Tips for Living With Afib

Medically Reviewed by James Beckerman, MD, FACC on April 08, 2023
3 min read

Life with atrial fibrillation has its challenges, for sure. But with the right treatment and some lifestyle changes, you can stay active and energetic.

Symptoms such as fatigue, shortness of breath, and a fast heartbeat can make it harder to get around and do your daily activities. You might have to adjust your routine because of your symptoms or the medicine you take to treat them.

Here are a few simple changes you can make and good habits you can practice to protect your heart and help you feel your best:

A diet heavy on fruits, vegetables, whole grains, and lean protein is always a good idea. Here are a few other diet tips for people who have AFib:

Your body uses vitamin K to help your blood clot. Coumadin stops blood clots from forming. Eating a lot or very little of this vitamin can affect how well your medicine works. Try to eat about the same amount of vitamin K-rich foods each day.

You can still exercise when you have AFib. Staying active will help control your weight, improve your sleep, and make your heart stronger. See your doctor before you start any new fitness program to make sure the activity is safe for you.

Ask your doctor how to handle your AFib during exercise. If your heart goes out of rhythm during a workout, stop and rest.

You have a higher chance of AFib when you are too heavy. It also makes your AFib more likely to come back after a procedure such as ablation.

To manage your condition, try to lose at least 10% of your body weight with diet and exercise if your doctor or dietician has told you that you’re obese.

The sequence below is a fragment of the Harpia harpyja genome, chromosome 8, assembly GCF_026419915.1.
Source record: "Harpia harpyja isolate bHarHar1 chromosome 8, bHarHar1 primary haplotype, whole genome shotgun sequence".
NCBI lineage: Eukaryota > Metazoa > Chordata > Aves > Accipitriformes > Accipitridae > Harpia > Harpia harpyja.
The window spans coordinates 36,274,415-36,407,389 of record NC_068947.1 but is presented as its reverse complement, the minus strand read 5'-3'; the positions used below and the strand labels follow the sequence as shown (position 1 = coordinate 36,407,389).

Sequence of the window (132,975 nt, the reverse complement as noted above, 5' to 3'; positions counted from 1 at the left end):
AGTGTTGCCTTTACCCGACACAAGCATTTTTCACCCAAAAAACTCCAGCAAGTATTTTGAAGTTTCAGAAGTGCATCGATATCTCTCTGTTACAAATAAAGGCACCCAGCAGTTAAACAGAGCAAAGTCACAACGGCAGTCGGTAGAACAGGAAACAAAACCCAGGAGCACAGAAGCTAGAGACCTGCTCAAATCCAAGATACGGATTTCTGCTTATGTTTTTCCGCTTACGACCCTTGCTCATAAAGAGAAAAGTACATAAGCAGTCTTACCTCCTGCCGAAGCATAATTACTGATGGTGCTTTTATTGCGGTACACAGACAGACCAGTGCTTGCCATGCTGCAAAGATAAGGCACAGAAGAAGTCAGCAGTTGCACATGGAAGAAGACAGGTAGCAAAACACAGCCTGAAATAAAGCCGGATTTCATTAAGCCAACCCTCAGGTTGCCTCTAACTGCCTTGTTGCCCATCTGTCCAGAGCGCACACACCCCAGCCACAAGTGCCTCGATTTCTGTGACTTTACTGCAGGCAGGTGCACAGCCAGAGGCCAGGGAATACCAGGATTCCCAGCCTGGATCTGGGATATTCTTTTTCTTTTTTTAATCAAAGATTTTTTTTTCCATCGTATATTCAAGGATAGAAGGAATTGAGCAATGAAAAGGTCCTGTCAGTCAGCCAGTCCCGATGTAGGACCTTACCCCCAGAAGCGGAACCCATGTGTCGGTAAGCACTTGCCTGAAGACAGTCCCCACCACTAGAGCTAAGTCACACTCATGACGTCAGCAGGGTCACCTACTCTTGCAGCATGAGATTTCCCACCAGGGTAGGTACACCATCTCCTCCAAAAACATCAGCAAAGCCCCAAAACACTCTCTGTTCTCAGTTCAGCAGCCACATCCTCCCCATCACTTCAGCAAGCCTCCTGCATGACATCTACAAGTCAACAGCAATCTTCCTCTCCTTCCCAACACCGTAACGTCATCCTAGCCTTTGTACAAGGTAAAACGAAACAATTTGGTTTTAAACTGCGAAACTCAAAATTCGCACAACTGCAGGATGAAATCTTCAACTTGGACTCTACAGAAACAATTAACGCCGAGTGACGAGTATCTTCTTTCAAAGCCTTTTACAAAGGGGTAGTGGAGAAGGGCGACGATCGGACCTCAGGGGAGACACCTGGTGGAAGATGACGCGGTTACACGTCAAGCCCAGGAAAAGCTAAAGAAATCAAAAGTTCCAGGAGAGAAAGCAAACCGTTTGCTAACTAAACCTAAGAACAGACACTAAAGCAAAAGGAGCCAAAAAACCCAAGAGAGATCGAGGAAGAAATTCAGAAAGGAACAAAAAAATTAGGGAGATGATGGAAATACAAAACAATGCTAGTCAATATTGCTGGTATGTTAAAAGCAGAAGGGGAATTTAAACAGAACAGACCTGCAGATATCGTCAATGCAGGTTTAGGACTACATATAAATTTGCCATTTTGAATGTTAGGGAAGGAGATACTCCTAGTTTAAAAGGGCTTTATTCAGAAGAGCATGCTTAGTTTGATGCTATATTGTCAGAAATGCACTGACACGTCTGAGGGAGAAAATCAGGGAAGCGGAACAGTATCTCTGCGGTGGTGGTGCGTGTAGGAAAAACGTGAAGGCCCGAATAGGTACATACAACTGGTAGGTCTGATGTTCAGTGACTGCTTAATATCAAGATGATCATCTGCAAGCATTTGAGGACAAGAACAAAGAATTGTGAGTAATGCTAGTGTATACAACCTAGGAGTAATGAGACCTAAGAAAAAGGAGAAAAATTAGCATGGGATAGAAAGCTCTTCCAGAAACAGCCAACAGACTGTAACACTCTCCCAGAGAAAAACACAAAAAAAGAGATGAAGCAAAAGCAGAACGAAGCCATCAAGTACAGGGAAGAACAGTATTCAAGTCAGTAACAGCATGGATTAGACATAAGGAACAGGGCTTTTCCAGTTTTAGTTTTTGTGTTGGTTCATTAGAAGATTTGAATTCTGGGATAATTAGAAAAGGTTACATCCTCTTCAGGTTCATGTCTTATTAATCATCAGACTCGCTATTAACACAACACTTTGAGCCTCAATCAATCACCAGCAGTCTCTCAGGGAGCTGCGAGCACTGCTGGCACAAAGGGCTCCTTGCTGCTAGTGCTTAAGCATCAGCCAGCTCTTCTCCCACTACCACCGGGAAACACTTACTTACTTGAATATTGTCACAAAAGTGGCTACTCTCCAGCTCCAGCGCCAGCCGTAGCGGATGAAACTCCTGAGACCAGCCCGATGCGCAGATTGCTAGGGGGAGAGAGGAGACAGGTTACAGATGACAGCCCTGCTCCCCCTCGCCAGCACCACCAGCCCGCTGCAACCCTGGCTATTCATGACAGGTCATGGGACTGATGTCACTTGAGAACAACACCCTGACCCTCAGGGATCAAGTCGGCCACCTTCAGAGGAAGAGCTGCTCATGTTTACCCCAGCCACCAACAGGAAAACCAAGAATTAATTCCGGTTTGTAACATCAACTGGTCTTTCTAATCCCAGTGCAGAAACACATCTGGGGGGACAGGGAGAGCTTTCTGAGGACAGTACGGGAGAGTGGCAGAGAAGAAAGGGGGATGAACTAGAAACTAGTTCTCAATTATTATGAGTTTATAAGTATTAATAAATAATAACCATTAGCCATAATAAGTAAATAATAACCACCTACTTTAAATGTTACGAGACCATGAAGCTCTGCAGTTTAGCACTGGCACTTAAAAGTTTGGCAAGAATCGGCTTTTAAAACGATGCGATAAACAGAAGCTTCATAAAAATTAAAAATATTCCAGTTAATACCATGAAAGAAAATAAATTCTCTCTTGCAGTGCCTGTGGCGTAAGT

The nicotine in cigarettes can make this condition worse. Smoking also damages your blood vessels and raises your chances for heart disease and a heart attack.

Ask your doctor to recommend a method, such as medicine or nicotine replacement, to help you quit.

Stress can trigger AFib episodes. When you feel anxious, try relaxation techniques such as these:

If your stress feels overwhelming, see a therapist or seek out a support group for help.

Adults need 7 to 9 hours of sleep a night. About half of people with AFib don't sleep well because their breathing stops over and over again during the night -- a condition called sleep apnea.

If you snore or feel like you never get a good night's rest, see your doctor for a diagnosis.

Your doctor will prescribe medicine or other treatments to control your heart rhythm and prevent blood clots. Take your medicine just as prescribed. Don't change the dose or stop taking it without first asking your doctor.

Some medications, such as cough and cold medicines, have stimulants that can make your heart beat faster. Other medicines and supplements you take can interact poorly with your AFib drugs.

Tell your doctor and pharmacist before you take any new medicine -- even ones you buy at the drugstore without a prescription.